It’s time we grew out of PDC (public displays of care)

Sympathy and grief are best expressed privately, rather than than publicly and in competition.

Yawn. It's the wretched poppy debate again. It comes up every year, although this time it's marginally more interesting as FIFA is the premier poppyless bastard rather than poor old Jon Snow. (Although, as Giles Coren cogently asks on Twitter, "what diff whether these joyless overpaid spit-roasting thickoes wear a mark of Remembrance or not?")

We've all heard all the arguments. People should be free to choose; those who don't wear poppies are heartless bastards; poppies glorify war; they've become a social obligation not a genuine act of remembrance... and so on. I was talking about this on the radio this morning, just as I do every November.

And, every year, I say pretty much the same thing. I was clearly on autopilot. This time, the producer even joked that they looked forward to having me on again in twelve months. (For what's it worth, I'm in the free-to-choose camp.)

However, the debate should really be broadened to include other "sympathy tokens" -- such as Aids ribbons and Marie Curie Daffodils -- and indeed, other manifestations of sympathy.

As a nation, we are way too mawkish. We seem to be constantly wailing and gnashing, as though sympathy and grief are the only wellsprings of collective expression. Perhaps they are. Every time someone famous dies, complete strangers tweet their condolences. It's hard to go to a sports fixture during which there isn't a two-minute silence. If you go out not wearing some sort of badge or wristband, you feel underdressed.

Why do we feel the need to advertise our sympathy? Of course we all care! Only a sociopath could fail to be moved by the death of a 21-year-old in Helmand. We all know people who have suffered from either Aids or cancer. But is it really necessary to show the world that you sympathise? Are we really working on the assumption that most people are heartless bastards who have to be shamed into giving? Probably. Indeed, not wearing a poppy is to invite being labelled a pariah.

There's a kind of grief fascism at work here. Once it was the Queen who was rudely forced to show us she cared; now we all are. The consequences of obligatory public grieving and sympathising are all too obvious. It renders these acts as pure tokenism, things we ought to do rather than things we want to do. Sympathy and grief are best expressed privately, rather than publicly and in competition.

To paraphrase Smashy and Nicey, we should all do our bit, but shouldn't like to talk about it.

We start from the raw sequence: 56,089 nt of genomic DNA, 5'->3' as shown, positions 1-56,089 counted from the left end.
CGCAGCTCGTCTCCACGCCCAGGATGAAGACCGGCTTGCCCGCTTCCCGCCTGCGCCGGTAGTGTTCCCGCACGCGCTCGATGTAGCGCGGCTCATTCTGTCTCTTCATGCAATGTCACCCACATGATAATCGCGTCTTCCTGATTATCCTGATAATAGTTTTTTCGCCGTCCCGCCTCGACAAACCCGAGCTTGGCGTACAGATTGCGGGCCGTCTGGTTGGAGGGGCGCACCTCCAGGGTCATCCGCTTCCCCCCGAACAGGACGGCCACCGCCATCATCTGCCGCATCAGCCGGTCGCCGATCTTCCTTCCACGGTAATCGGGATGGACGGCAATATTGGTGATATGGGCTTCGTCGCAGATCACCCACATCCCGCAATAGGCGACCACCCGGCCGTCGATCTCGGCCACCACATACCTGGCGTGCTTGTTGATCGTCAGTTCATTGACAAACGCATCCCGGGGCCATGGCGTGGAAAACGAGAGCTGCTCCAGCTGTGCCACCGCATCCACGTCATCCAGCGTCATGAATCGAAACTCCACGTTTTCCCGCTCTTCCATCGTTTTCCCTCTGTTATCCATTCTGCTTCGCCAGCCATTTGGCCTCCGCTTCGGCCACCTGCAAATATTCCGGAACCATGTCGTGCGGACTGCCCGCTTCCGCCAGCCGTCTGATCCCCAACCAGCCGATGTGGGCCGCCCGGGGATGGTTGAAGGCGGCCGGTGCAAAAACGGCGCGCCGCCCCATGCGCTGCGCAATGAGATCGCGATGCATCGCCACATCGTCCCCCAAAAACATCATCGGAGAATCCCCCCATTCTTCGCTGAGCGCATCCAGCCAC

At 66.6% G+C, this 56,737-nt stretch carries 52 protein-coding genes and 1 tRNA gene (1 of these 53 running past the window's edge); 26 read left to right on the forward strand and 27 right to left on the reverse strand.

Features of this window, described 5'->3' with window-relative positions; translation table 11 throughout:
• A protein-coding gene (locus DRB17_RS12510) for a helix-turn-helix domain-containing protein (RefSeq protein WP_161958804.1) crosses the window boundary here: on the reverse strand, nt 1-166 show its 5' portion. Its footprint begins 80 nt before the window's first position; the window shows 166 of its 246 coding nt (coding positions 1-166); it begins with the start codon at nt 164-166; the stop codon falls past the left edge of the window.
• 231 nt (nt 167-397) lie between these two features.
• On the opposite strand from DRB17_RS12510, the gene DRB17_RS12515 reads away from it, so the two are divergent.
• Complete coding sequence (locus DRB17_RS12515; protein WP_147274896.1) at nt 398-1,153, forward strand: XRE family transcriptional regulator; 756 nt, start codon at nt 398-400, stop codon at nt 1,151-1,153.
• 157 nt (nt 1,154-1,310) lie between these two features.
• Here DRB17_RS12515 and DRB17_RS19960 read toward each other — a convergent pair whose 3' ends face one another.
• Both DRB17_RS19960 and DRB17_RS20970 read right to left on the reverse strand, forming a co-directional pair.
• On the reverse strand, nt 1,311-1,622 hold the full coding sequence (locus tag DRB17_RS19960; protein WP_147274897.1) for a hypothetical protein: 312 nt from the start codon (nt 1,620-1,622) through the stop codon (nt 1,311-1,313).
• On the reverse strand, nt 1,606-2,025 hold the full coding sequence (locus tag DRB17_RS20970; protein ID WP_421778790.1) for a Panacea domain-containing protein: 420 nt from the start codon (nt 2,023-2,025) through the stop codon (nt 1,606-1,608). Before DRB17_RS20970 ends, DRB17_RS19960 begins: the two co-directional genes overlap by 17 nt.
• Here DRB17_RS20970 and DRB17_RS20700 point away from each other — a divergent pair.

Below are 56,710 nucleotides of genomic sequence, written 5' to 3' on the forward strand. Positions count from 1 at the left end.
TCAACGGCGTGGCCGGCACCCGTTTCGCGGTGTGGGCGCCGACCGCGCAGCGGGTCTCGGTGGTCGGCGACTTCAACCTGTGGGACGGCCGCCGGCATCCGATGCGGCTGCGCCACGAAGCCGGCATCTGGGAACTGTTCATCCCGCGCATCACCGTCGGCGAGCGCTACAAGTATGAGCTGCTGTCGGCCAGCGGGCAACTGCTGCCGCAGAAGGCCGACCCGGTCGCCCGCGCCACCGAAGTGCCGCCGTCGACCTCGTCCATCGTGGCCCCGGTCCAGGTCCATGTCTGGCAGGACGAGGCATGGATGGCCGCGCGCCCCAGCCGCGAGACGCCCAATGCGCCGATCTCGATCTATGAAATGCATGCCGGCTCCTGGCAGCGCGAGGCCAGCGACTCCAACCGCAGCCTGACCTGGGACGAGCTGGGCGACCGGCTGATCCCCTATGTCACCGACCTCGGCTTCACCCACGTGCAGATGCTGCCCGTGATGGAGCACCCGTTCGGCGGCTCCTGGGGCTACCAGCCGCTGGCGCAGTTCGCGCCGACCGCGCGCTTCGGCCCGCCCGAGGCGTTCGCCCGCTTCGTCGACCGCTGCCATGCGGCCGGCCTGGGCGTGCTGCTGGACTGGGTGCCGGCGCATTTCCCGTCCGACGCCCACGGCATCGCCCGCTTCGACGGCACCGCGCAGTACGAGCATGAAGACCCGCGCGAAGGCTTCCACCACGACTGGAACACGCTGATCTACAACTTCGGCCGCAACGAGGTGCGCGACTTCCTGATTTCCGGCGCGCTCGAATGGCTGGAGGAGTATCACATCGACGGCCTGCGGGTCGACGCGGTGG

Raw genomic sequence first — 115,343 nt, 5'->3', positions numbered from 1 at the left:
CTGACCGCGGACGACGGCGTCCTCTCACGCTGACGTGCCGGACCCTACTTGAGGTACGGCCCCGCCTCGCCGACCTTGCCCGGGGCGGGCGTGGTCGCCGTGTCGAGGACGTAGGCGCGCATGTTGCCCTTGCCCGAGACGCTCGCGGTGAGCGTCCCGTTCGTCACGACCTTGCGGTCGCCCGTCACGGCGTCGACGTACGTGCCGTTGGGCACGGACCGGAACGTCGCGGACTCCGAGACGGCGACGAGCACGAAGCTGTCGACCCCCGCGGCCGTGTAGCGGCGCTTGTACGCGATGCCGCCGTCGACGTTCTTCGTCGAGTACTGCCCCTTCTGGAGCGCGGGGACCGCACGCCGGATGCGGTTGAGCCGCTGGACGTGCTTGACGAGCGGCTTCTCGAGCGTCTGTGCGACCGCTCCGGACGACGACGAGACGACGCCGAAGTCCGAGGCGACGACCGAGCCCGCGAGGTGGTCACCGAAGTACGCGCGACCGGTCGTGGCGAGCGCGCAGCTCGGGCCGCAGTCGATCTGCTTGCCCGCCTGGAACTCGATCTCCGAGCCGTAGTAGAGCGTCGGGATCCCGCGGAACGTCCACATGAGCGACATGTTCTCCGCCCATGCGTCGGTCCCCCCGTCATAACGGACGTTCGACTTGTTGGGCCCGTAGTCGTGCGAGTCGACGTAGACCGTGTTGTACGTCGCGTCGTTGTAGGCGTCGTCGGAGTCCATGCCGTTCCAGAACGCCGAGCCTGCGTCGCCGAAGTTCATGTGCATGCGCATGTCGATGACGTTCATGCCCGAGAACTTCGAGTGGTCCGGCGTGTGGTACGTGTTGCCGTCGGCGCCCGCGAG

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How Theresa May laid a trap for herself on the immigration target

When Home Secretary, she insisted on keeping foreign students in the figures – causing a headache for herself today.

When Home Secretary, Theresa May insisted that foreign students should continue to be counted in the overall immigration figures. Some cabinet colleagues, including then Business Secretary Vince Cable and Chancellor George Osborne wanted to reverse this. It was economically illiterate. Current ministers, like the Foreign Secretary Boris Johnson, Chancellor Philip Hammond and Home Secretary Amber Rudd, also want foreign students exempted from the total.

David Cameron’s government aimed to cut immigration figures – including overseas students in that aim meant trying to limit one of the UK’s crucial financial resources. They are worth £25bn to the UK economy, and their fees make up 14 per cent of total university income. And the impact is not just financial – welcoming foreign students is diplomatically and culturally key to Britain’s reputation and its relationship with the rest of the world too. Even more important now Brexit is on its way.

But they stayed in the figures – a situation that, along with counterproductive visa restrictions also introduced by May’s old department, put a lot of foreign students off studying here. For example, there has been a 44 per cent decrease in the number of Indian students coming to Britain to study in the last five years.

Now May’s stubbornness on the migration figures appears to have caught up with her. The Times has revealed that the Prime Minister is ready to “soften her longstanding opposition to taking foreign students out of immigration totals”. It reports that she will offer to change the way the numbers are calculated.

Why the u-turn? No 10 says the concession is to ensure the Higher and Research Bill, key university legislation, can pass due to a Lords amendment urging the government not to count students as “long-term migrants” for “public policy purposes”.

But it will also be a factor in May’s manifesto pledge (and continuation of Cameron’s promise) to cut immigration to the “tens of thousands”. Until today, ministers had been unclear about whether this would be in the manifesto.

Now her u-turn on student figures is being seized upon by opposition parties as “massaging” the migration figures to meet her target. An accusation for which May only has herself, and her steadfast politicising of immigration, to blame.

Anoosh Chakelian is senior writer at the New Statesman.

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